But to be fair, that has improved as well. Now you can get your 30 litres of gasoline (not one drop over 30 is allowed) in just 3 hours, as opposed to 6-12 hours just two weeks ago with queues at petrol stations extending for miles. This was a result of mobilising National Guards to control the stations instead of the police. They started by enforcing the odd number/even number registration plates schedule (one day for vehicles with odd numbers and the next for those with even numbers).

The black market, on the other hand, continues to prosper. At one point the police were brought in to control the chaos at the stations, they inevitably ended up selling black market fuel from their police car trunks in no time. A 3-5 thousand Dinars bribe to the guard in charge of the station gates would some times earn you a favourable position in the queue or even to skip it, of course that is if you have the nerve to refuel your vehicle while pretending not to hear the colourful curses hurled at you from the direction of people that have been waiting for hours in the queue. Usually it's best done by avoiding eye contact and leaving hurriedly, as one smug look at the wrong person can get you quite hurt.

Another clever yet lowly trick is to send a female family member to fill up the tank, since women have a seperate, much shorter queue line. This used to work even if there was no queue for women, as your typical unsuspecting and chivalrous Iraqi male would gladly offer his front position for a lady. This method didn't last long though and nowadays women are allowed to refuel only if the car is actually registered to a woman.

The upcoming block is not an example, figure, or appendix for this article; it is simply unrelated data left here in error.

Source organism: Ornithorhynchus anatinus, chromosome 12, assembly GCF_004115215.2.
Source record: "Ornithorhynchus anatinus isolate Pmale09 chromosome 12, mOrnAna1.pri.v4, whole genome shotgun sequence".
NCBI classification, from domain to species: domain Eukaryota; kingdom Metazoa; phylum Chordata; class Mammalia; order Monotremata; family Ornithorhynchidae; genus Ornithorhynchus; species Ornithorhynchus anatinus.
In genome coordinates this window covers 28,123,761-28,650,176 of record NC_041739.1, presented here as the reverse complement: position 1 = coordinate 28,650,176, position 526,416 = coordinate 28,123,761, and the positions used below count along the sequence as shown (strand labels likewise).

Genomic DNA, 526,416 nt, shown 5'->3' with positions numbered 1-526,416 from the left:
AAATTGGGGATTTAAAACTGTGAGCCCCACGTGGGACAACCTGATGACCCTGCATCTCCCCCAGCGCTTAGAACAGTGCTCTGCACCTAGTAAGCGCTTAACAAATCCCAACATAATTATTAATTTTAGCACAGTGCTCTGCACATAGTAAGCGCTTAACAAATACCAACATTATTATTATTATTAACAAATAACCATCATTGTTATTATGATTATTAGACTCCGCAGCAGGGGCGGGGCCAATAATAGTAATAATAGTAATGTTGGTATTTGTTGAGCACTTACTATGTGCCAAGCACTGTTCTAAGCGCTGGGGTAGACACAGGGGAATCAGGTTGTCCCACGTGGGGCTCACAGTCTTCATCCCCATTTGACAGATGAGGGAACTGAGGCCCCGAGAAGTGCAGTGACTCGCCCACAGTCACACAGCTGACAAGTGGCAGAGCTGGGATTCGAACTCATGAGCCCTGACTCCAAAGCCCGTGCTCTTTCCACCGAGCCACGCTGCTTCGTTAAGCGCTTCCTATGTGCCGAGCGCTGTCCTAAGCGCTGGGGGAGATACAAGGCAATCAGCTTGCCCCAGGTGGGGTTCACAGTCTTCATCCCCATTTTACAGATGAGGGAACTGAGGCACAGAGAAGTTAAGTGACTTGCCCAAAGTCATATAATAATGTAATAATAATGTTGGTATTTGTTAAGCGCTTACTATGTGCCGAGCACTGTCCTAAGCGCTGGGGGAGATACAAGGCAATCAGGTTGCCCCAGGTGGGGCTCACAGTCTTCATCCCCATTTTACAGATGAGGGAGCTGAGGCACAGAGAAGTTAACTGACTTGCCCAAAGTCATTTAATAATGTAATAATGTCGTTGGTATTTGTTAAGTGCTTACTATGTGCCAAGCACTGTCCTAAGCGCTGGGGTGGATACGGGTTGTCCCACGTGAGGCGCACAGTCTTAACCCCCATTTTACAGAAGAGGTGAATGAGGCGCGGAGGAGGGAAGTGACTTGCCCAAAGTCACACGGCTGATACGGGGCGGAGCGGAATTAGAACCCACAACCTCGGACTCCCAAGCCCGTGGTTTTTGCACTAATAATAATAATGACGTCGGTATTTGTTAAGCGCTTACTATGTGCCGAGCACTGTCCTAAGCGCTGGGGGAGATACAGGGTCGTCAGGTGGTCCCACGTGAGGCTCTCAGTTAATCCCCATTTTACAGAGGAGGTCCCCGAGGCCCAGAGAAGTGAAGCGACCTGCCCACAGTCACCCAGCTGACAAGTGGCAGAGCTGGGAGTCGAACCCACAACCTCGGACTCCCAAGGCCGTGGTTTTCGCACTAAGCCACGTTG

It is also not uncommon to trade your position in the queue with someone far behind for an appropriate price which gets higher the closer you are to the station. This has become a profitable business for a few, and an effortless one for that. After all, you can find all the services you can imagine at the queue, tea stands, cigarettes, soda drinks, tasty Felafel and boiled egg sandwiches, hot chick peas, beans or turnips, beer (at certain hidden locations), even people renting out pillows and blankets in case you need to spend the night waiting in the queue.

The Oil Ministry proposed distributing large fuel tankers to several areas of Baghdad as a temporary measure to alleviate the crisis but since the suggestion is a bit risky it hasn't been implemented yet. A more long term solution would be to open up at least ten new stations in the capital and I doubt the ministry lacks the ability to achieve this because I have witnessed a dozen new stations on the road from Baghdad to Basrah over the last 10 months, most of which are left unused.